The lives of two Venezuelan families become entwined after a child's game leads to a shocking discovery. The families couldn't be more different, hailing from opposite sides of the economic spectrum in Caracas. In a city rife with corruption, human life is of little value. The film asks the uncomfortable question: How far might you go to protect those you love? 

3.5
Clever thriller premise mostly holds up.

SYDNEY LATIN FILM FESTIVAL: A thriller with a social conscience, Venezuelan film Rock, Paper, Scissors wears its despair on its sleeve, but rolls them up to deliver a forceful and thrilling adventure. At first, the story by director Hernan Jabes and his co-writer Irina Dendouk seems like it might be a portrait of Caracas like Crash (2004) was for Los Angeles or the earlier John Sayles and Lawrence Kasden films which acted as Paul Haggis’ template, City of Hope and Grand Canyon. The cast of characters represent a cross-section of a stressed city: A well-to-do married couple with a kid, a young waitress (Scarlett Jaimes) with a thuggish boyfriend (Leandro Arvelo) and his dementia-affected mother.

the vengeful husband is a great role for Urbina



Mari (Gloria Montoya) nags her workaholic husband, Hector (Leonidas Urbina), into driving their son, Luis (Ivan Gonzalez Roa), to school as the males never spend any time together and she has something important to attend to. With some reluctance, Hector agrees, even though he has to be on a plane out of town later that morning. All seems well, until Luis says a detail of his model for his school project must have become unglued and so they go back home to retrieve it. Pulling up to their home, but at a distance due to some road construction, Hector sees Mari climb into a man’s car and gets a good indication of what his wife’s plans are for the day. Angered, Hector follows the car to a motel and sits his son in the café where he asks the waitress, Valentina, to keep an eye on the boy while he confronts his wife and her lover. Meanwhile, Valentina’s no-hoper boyfriend has upset the gang leader he’s entangled with and needs to quickly raise some cash to smooth things over once more. Panicked and threatened with death, he goes to the café where Valentina works and holds it up. He takes his waitress girlfriend as a phony hostage, but finds that in the melee that he has also accidentally taken the waiting boy Luis along as a hostage too.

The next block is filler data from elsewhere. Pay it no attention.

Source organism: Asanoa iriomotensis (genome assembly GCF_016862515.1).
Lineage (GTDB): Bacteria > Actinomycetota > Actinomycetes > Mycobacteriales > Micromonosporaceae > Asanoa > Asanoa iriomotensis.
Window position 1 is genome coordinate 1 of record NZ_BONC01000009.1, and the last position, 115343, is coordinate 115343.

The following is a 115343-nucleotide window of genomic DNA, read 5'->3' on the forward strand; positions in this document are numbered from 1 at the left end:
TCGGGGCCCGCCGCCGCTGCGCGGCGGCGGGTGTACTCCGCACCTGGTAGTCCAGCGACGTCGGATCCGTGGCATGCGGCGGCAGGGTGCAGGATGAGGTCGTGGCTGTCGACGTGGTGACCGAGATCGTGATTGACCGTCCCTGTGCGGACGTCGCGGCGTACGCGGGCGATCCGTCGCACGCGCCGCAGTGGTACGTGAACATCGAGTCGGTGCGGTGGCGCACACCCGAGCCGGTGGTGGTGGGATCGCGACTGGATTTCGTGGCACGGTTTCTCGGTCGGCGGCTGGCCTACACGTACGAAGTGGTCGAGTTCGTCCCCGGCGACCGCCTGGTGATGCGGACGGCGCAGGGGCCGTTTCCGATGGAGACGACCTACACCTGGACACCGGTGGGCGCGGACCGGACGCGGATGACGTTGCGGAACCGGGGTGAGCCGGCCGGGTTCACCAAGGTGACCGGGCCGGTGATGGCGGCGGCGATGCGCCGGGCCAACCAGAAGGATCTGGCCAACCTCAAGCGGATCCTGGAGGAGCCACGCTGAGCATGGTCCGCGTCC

It’s a great set up, and gives the film the Dog Day Afternoon atmosphere of a crime that so quickly spins out of control as opposed to the smart plans so beloved of movie and television criminals. Things only get worse as a couple of ex-cops acting as mercenary kidnap-busters get involved. Not only do their clients, Hector and Mari, prove unwilling to perform as per instructions, but the gangsters get nastier, greedier and due to a perverse comedy of errors, their hostage list gets longer. Some of the narrative twists are a tad on the illogical side. However, since not all of the characters are always acting in their own best interests, the actors do a convincing enough job that allows the film to skate over a couple of the crazier decisions made.

In particular, the vengeful husband is a great role for Urbina as he is caught between his love for his son and his rage at his wife’s infidelities. There is a moment where he acts lucidly, which is appropriate, however since nearly everything else he has done up to that point indicates that he’s on the brink of losing control, it proves a little hard to believe. Some narrative decisions are clearly forced, but for the benefit of moving the plot forward, it’s excusable. Fortunately, director Hernan Jabes and his editor keeps things moving at a swift enough pace for the less observant film-goer not to worry.